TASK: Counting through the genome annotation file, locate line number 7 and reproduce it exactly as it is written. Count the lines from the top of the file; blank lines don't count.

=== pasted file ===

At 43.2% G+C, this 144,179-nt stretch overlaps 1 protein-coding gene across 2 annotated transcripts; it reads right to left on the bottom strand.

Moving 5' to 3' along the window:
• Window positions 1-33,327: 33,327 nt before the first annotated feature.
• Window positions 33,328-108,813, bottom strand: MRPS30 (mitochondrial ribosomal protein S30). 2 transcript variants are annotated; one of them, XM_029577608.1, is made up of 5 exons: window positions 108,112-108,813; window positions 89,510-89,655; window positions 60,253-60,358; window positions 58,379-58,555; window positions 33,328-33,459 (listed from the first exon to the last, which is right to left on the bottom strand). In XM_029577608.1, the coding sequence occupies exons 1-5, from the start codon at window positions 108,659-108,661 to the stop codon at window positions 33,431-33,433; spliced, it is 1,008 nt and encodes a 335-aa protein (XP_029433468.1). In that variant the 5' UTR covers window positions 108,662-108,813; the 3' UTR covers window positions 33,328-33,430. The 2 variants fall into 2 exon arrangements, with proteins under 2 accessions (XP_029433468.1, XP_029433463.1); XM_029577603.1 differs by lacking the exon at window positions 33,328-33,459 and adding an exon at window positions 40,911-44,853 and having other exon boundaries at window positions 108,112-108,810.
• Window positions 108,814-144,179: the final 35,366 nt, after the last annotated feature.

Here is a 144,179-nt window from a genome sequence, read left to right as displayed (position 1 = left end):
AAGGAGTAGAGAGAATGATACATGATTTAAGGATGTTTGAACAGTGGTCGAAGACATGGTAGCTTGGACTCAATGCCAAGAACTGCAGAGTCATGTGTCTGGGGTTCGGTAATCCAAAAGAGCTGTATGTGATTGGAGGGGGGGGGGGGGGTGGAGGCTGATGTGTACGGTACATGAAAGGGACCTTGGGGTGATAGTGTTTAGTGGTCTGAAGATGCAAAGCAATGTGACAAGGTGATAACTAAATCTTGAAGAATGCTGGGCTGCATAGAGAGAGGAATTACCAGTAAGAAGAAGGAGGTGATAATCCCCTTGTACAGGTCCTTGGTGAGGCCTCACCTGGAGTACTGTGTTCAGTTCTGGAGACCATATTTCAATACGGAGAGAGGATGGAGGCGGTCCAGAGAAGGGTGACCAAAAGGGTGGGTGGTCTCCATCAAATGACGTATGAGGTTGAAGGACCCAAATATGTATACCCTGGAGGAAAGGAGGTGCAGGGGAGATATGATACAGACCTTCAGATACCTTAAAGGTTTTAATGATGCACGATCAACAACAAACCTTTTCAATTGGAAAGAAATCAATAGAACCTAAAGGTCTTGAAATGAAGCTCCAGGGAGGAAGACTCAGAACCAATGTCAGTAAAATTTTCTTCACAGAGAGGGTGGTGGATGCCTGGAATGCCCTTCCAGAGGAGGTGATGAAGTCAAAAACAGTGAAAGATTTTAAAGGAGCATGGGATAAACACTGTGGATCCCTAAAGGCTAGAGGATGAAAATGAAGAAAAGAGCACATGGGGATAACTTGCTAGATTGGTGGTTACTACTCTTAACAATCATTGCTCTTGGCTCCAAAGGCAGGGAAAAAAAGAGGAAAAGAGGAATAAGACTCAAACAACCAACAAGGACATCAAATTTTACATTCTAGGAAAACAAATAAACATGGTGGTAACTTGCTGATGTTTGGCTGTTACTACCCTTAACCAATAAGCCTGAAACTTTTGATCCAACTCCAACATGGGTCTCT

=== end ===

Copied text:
AAGGAGTAGAGAGAATGATACATGATTTAAGGATGTTTGAACAGTGGTCGAAGACATGGTAGCTTGGACTCAATGCCAAGAACTGCAGAGTCATGTGTCTGGGGTTCGGTAATCCAAAAGAGCTGTATGTGATTGGAGGGGGGGGGGGGGGTGGAGGCTGATGTGTACGGTACATGAAAGGGACCTTGGGGTGATAGTGTTTAGTGGTCTGAAGATGCAAAGCAATGTGACAAGGTGATAACTAAATCTTGAAGAATGCTGGGCTGCATAGAGAGAGGAATTACCAGTAAGAAGAAGGAGGTGATAATCCCCTTGTACAGGTCCTTGGTGAGGCCTCACCTGGAGTACTGTGTTCAGTTCTGGAGACCATATTTCAATACGGAGAGAGGATGGAGGCGGTCCAGAGAAGGGTGACCAAAAGGGTGGGTGGTCTCCATCAAATGACGTATGAGGTTGAAGGACCCAAATATGTATACCCTGGAGGAAAGGAGGTGCAGGGGAGATATGATACAGACCTTCAGATACCTTAAAGGTTTTAATGATGCACGATCAACAACAAACCTTTTCAATTGGAAAGAAATCAATAGAACCTAAAGGTCTTGAAATGAAGCTCCAGGGAGGAAGACTCAGAACCAATGTCAGTAAAATTTTCTTCACAGAGAGGGTGGTGGATGCCTGGAATGCCCTTCCAGAGGAGGTGATGAAGTCAAAAACAGTGAAAGATTTTAAAGGAGCATGGGATAAACACTGTGGATCCCTAAAGGCTAGAGGATGAAAATGAAGAAAAGAGCACATGGGGATAACTTGCTAGATTGGTGGTTACTACTCTTAACAATCATTGCTCTTGGCTCCAAAGGCAGGGAAAAAAAGAGGAAAAGAGGAATAAGACTCAAACAACCAACAAGGACATCAAATTTTACATTCTAGGAAAACAAATAAACATGGTGGTAACTTGCTGATGTTTGGCTGTTACTACCCTTAACCAATAAGCCTGAAACTTTTGATCCAACTCCAACATGGGTCTCT